Monday, November 13, 2006

Garbology 101

I like to think that I take pretty good care of the marine environment when I'm sailing. But as I'm never out for more than a few hours in my Laser it's pretty easy to follow the rule of taking back to shore any waste materials from my snacks or drinks. (Ummm - except of course the occasional need to water the fishes).

But ocean going ships obviously have a whole different set of issues with which to deal. Check out his article on Garbology 101 written by Mary Ann, aboard the Esperanza, the largest vessel in the Greenpeace fleet. I guess being Greenpeace they have to make sure they are ultra politically correct when it comes to dumping stuff over the side, but if you are as ignorant of such matters as myself you might be surprised as what materials they do toss.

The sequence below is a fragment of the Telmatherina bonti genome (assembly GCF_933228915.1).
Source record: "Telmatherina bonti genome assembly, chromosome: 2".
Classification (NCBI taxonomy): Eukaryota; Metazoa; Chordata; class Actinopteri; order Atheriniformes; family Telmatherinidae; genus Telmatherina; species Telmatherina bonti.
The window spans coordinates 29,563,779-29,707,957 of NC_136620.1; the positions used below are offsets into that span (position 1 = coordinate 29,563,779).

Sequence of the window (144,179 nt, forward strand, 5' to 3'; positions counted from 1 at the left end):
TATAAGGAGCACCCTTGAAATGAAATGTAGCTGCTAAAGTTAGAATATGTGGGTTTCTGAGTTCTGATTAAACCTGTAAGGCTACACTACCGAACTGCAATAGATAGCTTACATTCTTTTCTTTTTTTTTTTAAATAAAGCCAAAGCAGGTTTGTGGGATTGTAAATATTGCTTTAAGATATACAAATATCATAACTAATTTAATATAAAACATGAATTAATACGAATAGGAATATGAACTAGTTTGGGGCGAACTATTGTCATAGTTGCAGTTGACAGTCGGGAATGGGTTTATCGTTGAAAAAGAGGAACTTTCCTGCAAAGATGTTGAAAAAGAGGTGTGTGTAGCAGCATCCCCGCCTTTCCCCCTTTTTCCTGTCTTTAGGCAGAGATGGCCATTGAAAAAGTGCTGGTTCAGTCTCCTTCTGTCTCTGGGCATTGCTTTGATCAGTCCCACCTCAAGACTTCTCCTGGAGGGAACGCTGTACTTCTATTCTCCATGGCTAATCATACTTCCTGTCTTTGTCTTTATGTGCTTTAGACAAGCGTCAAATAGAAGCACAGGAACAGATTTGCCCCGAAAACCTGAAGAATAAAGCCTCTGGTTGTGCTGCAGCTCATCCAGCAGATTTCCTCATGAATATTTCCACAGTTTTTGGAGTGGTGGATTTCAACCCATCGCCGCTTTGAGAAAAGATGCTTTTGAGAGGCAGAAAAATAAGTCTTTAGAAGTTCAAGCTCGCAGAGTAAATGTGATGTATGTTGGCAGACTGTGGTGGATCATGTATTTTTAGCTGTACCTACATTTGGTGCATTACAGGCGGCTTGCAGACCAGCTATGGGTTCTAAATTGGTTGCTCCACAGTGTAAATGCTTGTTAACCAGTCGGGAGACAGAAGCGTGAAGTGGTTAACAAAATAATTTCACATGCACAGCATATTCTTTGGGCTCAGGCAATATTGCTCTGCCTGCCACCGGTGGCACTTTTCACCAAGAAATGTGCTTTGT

AdriftAtSea said...


Unfortunately, like the LaGrange points in space, there are points in the Oceans that collect and concentrate much of the floating waste.

It is a shame that more people don't take proper care of it... MARPOL, the international treaty, forbids any disposal of plastics at all...yet fishing boats, both commercial and sport, drop plastic overboard all the time.

I guess it is probably a good idea to avoid any large yellow barrels if you are in port and you see the Esperanza docked nearby. ;-)

Eliboat said...

There is a small cruise boat the travels the coast of Maine in the summer that regularly discharges their holding tanks and gray water tanks whilst in port. A friend of mine ran into an employee of the boat at the Bar Harbor airport last summer and got the scoop. Pretty terrible stuff. I wish I remembered the name, because it would be great to get them and other violators off the water.

Zen said...

thanks for the link T-man.
We all need to do our part!

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